Monday, February 22, 2010

The Uttermost Farthing: a Free Book review

The Uttermost Farthing (free audiobook here) by R. Austin Freeman is not a Dr. Thorndyke novel; quite the opposite. It's more nearly what you might get if Thorndyke turned vigilante.

A word of warning: this story is somewhat ghoulish. It isn't particularly graphic, but the concept is rather gross. I won't explain it: just read the first chapter, and you'll know basically what's going on. If it grosses you out, drop the whole idea.

You may ask why I stuck it out. Well, there is a certain grim fascination to the idea, in part because Humphrey Challoner is so different from Thorndyke in some ways.

In any case, this is the setup:

Years before the story opens, Challoner is a happily married man. He's also an anatomist with a small private museum specializing in skeletal remains, especially of animals with deformities. His hobby turns out to have more staying power than his marriage, however, when a burglar decides to arrest Mrs. Challoner's vital functions with a bullet.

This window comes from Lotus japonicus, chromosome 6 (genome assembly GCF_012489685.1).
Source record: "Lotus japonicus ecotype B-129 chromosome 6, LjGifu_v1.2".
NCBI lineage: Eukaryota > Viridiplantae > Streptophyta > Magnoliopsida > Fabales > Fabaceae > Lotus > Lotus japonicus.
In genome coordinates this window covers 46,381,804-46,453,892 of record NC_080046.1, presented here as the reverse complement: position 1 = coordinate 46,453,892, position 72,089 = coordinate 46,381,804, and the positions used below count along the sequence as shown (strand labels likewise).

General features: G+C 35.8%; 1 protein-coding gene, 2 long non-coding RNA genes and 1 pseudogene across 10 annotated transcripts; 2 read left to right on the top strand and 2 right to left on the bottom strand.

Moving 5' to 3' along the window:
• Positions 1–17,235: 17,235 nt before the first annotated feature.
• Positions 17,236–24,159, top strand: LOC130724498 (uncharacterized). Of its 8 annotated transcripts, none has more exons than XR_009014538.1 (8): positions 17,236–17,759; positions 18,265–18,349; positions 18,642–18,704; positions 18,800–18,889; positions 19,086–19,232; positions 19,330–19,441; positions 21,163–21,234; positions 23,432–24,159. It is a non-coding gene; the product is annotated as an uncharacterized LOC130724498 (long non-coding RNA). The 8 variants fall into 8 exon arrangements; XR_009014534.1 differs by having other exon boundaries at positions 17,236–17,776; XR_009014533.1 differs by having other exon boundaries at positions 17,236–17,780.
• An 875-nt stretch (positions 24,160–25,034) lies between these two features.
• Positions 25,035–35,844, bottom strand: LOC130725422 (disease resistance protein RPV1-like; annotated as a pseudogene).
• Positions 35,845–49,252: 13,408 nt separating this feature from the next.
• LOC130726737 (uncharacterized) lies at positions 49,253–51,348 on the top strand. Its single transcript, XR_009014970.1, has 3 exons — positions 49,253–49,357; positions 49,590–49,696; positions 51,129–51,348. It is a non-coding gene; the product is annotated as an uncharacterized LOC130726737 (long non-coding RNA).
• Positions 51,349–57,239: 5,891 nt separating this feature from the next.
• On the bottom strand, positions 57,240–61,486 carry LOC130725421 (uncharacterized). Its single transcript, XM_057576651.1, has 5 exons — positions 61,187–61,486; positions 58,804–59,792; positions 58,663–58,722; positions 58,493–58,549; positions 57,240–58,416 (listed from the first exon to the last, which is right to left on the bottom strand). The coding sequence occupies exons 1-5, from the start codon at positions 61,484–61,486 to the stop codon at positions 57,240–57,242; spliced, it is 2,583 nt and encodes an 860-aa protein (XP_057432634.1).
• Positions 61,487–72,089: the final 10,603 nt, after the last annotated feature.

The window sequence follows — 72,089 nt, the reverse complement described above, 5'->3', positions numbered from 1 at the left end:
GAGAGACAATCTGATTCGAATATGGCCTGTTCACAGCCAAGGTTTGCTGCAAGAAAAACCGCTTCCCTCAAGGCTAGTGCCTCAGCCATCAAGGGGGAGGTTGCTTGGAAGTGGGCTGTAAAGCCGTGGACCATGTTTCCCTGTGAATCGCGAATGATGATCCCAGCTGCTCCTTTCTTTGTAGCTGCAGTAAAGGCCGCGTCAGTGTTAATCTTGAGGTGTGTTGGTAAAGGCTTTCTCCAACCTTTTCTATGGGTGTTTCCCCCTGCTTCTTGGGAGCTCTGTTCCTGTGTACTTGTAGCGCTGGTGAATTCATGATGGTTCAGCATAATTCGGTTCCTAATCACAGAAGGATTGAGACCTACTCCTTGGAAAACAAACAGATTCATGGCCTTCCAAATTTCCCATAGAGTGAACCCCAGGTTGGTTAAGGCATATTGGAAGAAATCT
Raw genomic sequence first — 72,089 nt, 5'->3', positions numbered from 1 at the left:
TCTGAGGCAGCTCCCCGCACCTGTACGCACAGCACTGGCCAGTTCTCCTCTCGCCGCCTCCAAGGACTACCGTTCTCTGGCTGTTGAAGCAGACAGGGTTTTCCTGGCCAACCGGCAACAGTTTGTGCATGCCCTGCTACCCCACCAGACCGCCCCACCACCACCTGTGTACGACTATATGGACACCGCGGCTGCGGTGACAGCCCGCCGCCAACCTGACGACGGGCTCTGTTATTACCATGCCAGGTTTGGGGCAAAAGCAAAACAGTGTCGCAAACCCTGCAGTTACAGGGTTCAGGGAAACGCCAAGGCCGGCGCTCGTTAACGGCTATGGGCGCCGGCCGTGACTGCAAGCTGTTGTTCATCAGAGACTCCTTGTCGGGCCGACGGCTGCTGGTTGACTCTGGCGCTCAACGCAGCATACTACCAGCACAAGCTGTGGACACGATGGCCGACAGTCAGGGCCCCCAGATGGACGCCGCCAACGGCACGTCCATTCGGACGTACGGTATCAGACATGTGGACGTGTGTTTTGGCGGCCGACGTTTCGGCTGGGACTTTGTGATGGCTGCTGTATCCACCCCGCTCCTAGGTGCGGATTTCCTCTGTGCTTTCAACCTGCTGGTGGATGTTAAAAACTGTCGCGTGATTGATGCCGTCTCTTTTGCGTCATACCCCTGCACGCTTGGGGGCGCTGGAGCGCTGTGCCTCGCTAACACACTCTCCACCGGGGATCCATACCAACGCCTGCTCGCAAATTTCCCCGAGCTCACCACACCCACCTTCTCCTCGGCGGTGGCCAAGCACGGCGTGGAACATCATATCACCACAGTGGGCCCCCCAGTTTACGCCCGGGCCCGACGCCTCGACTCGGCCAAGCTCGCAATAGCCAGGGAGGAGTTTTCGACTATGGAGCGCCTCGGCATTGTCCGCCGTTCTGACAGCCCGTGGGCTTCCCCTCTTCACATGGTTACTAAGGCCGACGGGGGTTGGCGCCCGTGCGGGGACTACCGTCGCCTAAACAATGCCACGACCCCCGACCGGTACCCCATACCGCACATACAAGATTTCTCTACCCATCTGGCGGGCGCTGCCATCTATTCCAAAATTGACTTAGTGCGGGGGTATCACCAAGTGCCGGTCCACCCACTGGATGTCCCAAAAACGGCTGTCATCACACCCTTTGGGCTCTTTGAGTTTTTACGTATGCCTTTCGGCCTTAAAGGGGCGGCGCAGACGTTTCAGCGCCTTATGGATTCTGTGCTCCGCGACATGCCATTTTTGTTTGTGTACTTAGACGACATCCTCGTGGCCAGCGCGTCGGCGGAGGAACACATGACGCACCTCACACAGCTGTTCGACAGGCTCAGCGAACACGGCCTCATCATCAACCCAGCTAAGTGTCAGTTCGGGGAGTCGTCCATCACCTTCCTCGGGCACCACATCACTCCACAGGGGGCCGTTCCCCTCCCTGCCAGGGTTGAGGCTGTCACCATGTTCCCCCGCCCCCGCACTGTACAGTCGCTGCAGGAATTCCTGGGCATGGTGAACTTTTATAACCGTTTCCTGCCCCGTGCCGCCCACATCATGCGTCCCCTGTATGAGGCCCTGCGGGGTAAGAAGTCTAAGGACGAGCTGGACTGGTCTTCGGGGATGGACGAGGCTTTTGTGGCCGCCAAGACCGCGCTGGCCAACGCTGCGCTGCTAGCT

As they say in the action-hero genre, Big Mistake.

Even stunned by his sudden change of marital status, Challoner is a lot smarter than the cops. He notices that the murderer left behind finger prints (this was the late 1800s, before the cops were as fixated with latent prints as they were in The Red Thumb Mark). There's also a bit of hair--and not ordinary hair; it's ringed hair, unusual enough to help identify the culprit even without the finger prints. Armed with this evidence, the best physique and training money can buy, and a heapin' helpin' of vigilante spirit, Challoner's going to remove some bad guys from the gene pool.

Did I mention that this is before the story opens? Well, let's open the story, already.

As the story begins, Humphrey Challoner is an old man on the way out. He likes his doctor, a guy named Wharton, who is more like Jervis than Thorndyke. Challoner has shown Dr. Wharton around the private museum at times. He tells the doctor about his personal tragedy and bequeaths the place--especially the museum--to the doctor, including a unique collection no one else even knows exists. Dr. Wharton also gets a secret stash of notes detailing the provenance of all the more interesting specimens. The bulk of the story is Wharton's edited version of those notes.

It should be clear that Challoner's new hobby doesn't bear imitating, though he does set things up (generally) so that he's acting in self defense. Still, the story has points of interest as Dr. Wharton mulls over the moral and philosophical issues. The main mystery here, however, is why no one has made a major movie out of this so far.

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